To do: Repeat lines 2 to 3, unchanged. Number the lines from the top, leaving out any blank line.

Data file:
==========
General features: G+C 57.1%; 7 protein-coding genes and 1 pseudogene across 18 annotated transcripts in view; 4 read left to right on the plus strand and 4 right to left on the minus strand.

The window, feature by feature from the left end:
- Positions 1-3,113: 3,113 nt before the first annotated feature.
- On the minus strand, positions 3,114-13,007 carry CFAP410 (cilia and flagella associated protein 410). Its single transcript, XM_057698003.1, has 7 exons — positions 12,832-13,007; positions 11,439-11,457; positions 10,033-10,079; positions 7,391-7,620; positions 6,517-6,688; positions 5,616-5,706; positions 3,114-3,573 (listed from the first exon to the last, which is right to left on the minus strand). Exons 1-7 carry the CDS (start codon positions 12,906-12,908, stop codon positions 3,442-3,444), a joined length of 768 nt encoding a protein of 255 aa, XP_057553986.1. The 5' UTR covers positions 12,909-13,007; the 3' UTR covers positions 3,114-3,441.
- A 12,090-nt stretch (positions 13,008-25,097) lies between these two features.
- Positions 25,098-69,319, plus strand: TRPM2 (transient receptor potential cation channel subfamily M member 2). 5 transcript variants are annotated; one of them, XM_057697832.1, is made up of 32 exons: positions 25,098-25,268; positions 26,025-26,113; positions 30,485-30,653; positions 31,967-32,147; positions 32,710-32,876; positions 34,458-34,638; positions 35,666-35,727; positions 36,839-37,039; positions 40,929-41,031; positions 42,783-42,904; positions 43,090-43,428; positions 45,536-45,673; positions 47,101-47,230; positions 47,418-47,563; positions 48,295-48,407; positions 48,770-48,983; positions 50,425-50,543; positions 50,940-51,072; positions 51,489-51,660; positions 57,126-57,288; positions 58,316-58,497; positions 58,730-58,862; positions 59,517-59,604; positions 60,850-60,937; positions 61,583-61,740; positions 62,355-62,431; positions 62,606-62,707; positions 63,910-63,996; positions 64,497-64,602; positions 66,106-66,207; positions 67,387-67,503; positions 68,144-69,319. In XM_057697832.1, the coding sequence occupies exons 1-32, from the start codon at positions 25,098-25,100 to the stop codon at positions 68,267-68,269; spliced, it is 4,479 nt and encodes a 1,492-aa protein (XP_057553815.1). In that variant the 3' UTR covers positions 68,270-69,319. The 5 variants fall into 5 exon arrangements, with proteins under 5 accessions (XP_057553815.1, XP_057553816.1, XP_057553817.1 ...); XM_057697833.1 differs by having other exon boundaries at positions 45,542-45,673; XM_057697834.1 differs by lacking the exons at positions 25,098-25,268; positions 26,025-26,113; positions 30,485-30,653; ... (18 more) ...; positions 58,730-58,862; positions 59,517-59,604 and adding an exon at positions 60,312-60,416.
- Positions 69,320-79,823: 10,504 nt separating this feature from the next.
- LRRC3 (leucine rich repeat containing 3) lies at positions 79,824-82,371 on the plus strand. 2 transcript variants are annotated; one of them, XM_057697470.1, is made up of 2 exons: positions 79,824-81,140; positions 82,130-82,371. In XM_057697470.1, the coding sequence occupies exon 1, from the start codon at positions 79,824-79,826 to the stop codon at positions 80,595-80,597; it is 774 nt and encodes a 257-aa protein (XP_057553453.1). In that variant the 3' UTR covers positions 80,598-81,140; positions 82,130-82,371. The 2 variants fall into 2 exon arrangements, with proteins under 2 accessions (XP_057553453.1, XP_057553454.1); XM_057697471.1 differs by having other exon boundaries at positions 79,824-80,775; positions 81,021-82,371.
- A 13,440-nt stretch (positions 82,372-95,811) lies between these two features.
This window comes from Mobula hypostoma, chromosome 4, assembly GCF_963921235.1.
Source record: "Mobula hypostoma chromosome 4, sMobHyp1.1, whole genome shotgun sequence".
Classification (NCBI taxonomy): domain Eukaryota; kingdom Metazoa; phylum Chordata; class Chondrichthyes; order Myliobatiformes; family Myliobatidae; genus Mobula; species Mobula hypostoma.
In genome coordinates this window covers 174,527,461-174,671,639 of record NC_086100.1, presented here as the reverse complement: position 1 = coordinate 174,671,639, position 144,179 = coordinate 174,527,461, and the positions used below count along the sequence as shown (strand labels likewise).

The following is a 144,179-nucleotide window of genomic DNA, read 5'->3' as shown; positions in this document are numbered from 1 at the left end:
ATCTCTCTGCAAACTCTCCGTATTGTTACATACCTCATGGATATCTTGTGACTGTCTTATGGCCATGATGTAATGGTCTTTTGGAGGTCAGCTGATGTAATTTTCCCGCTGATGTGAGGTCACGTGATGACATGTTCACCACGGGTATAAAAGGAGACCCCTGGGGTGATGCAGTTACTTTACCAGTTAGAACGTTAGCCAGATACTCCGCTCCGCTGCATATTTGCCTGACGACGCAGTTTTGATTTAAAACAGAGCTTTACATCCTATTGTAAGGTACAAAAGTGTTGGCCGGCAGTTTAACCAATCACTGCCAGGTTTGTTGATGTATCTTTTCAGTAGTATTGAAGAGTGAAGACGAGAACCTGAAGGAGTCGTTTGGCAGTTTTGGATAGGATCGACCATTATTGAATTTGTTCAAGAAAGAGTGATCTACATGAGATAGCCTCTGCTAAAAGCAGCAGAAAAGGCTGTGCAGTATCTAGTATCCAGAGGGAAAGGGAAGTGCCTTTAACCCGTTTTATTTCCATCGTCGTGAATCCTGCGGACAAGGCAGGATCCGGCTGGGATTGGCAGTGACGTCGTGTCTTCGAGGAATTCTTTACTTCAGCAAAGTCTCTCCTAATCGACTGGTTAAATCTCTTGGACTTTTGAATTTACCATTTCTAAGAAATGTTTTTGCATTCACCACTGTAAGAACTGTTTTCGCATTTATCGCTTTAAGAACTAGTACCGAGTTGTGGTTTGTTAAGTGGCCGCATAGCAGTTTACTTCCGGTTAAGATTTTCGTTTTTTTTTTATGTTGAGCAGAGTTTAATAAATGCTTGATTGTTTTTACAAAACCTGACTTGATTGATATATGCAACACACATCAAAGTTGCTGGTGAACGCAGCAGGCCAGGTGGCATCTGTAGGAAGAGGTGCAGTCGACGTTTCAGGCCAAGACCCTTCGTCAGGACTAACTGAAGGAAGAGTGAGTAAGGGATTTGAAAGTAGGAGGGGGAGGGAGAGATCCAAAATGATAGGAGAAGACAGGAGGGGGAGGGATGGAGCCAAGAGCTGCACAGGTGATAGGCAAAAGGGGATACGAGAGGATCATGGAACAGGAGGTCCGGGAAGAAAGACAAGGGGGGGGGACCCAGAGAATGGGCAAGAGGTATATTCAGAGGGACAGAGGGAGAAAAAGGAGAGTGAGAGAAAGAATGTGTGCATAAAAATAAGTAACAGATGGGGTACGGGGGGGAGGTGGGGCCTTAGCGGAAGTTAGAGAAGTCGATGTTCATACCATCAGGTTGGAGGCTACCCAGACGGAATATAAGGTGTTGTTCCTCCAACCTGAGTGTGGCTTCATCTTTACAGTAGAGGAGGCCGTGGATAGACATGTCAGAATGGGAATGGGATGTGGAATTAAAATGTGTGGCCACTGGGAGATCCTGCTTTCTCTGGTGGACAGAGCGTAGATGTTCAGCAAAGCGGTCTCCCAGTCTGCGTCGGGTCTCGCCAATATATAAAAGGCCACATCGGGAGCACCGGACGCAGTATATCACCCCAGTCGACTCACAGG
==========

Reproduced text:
The window, feature by feature from the left end:
- Positions 1-3,113: 3,113 nt before the first annotated feature.